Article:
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It's been a while since we heard anything about ZA/UM Studio's intriguing detective RPG Disco Elysium, but if you head on over to the game's developer blog right now, you'll find a recent article previously published by Canard PC, a French PC gaming-focused magazine, but now available in English. The article, or rather its first part, provides a fairly detailed overview of the game's features and then casually mentions that it should be launching before the year is over.
The name of the prose. Quality like this didn’t happen all by itself. In the UK office of ZA/UM (pronounced “Zowm”), near Brighton beach, I had a long chat with Robert Kurvitz, Disco Elysium’s lead designer and lead writer – an Estonian native who has what he himself describes as an unreasonable degree of perfectionism. Even the place names in the game took a ridiculous amount of work: as Kurvitz explains, “Paris, Berlin, London… All these names have evolved over thousands of years. We as humans have adapted and refined them to a point that goes beyond comprehension. This is why our place names have to be excellent too, otherwise I wouldn’t find them credible myself.” I didn’t dare point out the existence of places like Cockermouth and Lickfold, proof that human beings don’t always think things through – I was already sold on the Disco Elysium universe. Admittedly, the game could hardly have left me cold and indifferent, with its isometric viewpoint in 3D and stunning graphics reminiscent of an oil painting complete with brushstrokes showing through. But best of all is the fact that the game’s contemporary society, unpredictable climate and industrial-meets-rustic backdrops make you feel as if you’ve stepped into a sleepy coastal resort somewhere by the Baltic Sea. The vast city of Revachol is not, however, any place on Earth – you can tell by the deliciously retro technology, the strong French influences (the game starts in a harbour area called Martinaise) and a history that is just familiar enough to spark curiosity. “I wanted to create a world for people who have more or less run out of interesting history articles to read on Wikipedia,” says Kurvitz.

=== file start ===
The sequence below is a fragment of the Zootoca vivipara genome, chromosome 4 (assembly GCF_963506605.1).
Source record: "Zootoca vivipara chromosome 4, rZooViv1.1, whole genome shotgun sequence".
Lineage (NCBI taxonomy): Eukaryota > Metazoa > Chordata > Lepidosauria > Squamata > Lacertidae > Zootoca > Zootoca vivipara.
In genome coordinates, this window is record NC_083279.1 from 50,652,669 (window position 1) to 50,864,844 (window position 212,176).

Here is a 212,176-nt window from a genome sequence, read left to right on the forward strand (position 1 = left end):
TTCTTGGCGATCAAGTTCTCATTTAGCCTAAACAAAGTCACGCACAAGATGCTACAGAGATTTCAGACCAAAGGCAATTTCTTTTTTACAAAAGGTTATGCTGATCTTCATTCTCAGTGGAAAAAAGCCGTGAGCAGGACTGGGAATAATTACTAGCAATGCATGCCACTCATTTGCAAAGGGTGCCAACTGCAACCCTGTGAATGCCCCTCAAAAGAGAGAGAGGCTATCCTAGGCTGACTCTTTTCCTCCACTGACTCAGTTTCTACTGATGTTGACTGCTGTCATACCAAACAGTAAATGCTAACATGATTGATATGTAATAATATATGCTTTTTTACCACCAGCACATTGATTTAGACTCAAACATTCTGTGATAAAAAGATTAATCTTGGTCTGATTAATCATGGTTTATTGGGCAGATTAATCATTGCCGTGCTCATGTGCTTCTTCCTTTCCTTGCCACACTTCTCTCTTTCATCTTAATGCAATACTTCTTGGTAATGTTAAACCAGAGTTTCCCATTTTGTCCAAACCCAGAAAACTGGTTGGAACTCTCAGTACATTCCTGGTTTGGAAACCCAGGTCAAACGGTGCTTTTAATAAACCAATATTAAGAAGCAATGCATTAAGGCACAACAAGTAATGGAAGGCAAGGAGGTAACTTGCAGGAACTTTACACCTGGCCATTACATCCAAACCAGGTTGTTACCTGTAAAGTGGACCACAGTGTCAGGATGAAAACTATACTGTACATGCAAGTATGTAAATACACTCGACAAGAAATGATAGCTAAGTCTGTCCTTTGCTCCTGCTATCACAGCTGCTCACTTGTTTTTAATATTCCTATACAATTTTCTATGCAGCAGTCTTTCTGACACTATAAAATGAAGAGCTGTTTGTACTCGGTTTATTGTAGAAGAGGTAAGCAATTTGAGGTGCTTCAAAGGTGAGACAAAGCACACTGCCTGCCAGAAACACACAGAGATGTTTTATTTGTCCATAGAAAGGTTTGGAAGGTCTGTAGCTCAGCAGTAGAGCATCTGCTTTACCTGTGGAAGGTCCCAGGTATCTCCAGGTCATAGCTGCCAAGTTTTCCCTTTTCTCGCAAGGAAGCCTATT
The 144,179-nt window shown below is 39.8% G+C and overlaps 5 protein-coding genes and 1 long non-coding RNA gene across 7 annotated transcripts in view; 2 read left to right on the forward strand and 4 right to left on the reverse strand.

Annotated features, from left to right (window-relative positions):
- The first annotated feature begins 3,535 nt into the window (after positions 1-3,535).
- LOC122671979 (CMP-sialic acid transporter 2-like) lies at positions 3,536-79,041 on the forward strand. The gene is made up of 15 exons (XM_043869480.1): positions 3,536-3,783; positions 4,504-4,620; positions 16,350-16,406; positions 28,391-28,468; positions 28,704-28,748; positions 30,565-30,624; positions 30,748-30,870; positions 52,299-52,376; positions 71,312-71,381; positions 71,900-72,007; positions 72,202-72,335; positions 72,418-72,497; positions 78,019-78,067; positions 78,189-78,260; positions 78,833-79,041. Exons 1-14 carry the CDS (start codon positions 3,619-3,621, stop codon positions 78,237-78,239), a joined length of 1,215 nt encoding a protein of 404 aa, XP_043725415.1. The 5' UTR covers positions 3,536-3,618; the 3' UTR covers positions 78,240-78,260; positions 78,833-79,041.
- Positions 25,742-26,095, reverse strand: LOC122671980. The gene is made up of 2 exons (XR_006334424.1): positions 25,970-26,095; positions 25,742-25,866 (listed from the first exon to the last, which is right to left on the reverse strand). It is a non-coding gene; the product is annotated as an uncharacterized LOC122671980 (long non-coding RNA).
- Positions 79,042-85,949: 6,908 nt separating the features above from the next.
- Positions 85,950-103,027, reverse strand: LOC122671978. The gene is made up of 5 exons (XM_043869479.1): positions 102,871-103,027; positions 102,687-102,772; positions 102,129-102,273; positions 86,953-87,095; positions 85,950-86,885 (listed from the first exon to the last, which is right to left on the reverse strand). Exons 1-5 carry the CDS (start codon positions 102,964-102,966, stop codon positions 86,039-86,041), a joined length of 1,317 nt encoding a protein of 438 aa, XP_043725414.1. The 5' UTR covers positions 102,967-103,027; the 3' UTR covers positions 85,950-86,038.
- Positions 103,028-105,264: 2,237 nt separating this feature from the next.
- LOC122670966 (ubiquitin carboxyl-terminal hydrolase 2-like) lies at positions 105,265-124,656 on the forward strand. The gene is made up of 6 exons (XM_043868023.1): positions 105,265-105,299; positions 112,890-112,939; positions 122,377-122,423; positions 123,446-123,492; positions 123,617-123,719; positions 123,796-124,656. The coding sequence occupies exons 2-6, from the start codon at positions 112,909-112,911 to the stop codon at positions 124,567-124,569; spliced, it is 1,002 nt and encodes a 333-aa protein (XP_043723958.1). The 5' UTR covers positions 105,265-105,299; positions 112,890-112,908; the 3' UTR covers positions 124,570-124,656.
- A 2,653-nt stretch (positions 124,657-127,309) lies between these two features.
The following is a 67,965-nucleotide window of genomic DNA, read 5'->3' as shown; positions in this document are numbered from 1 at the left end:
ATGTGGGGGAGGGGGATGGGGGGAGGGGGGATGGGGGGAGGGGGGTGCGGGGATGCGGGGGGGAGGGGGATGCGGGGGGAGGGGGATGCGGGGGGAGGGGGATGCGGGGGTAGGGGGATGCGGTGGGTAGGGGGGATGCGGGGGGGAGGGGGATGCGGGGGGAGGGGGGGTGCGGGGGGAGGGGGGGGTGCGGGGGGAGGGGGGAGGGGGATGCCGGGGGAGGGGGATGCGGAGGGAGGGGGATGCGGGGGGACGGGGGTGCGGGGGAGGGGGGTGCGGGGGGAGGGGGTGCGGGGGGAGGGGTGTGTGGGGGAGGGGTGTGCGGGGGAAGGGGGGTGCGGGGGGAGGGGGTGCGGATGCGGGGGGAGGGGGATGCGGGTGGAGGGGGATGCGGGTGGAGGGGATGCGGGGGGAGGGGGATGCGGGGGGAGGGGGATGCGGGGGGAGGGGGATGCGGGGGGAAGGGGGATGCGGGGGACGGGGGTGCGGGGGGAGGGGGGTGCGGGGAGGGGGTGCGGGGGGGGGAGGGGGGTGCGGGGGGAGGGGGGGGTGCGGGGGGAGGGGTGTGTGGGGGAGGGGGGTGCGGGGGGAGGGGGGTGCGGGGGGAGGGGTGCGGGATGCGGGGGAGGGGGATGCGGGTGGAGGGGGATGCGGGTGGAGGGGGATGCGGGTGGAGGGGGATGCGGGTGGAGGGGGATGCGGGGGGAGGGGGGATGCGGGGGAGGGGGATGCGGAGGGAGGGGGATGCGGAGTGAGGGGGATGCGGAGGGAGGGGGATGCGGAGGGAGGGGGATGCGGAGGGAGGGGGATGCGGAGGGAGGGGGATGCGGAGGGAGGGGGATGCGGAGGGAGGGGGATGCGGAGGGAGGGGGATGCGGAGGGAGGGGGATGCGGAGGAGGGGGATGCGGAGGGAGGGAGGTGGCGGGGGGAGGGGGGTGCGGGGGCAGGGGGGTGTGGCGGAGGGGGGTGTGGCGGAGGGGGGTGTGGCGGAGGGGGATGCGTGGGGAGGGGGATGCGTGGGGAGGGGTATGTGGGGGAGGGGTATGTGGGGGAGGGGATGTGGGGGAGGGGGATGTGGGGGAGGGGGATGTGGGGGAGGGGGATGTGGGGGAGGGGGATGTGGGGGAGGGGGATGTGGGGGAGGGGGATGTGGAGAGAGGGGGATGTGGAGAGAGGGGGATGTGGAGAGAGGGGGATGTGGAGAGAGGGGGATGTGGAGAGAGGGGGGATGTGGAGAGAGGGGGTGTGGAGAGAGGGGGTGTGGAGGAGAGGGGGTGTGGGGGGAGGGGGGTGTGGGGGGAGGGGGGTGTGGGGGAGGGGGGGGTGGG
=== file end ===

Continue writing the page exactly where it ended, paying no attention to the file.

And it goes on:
Text appeal. Fittingly, the multi-layered, intriguing history of this universe is not explained to the player through the usual lore dumps1, but instead comes through in snatches and fragments, which is infinitely preferable. Those particularly hungry for information could always spend a few points on the “encyclopedia” skill, which will interrupt the dialogue to bring you an impassioned history lesson – but there are so many other enticing skills available that you’ll find yourself faced with a real dilemma. Where other RPGs would normally use just three or four skills (at most) to influence dialogue, here you have a whopping twenty-four. And all of them are useful, desirable, and smart – so much so that I sat looking at the character customisation screen for a good few minutes, unable to choose between a sixth sense, an ability to lie, or hand/eye coordination: a fiendishly difficult decision.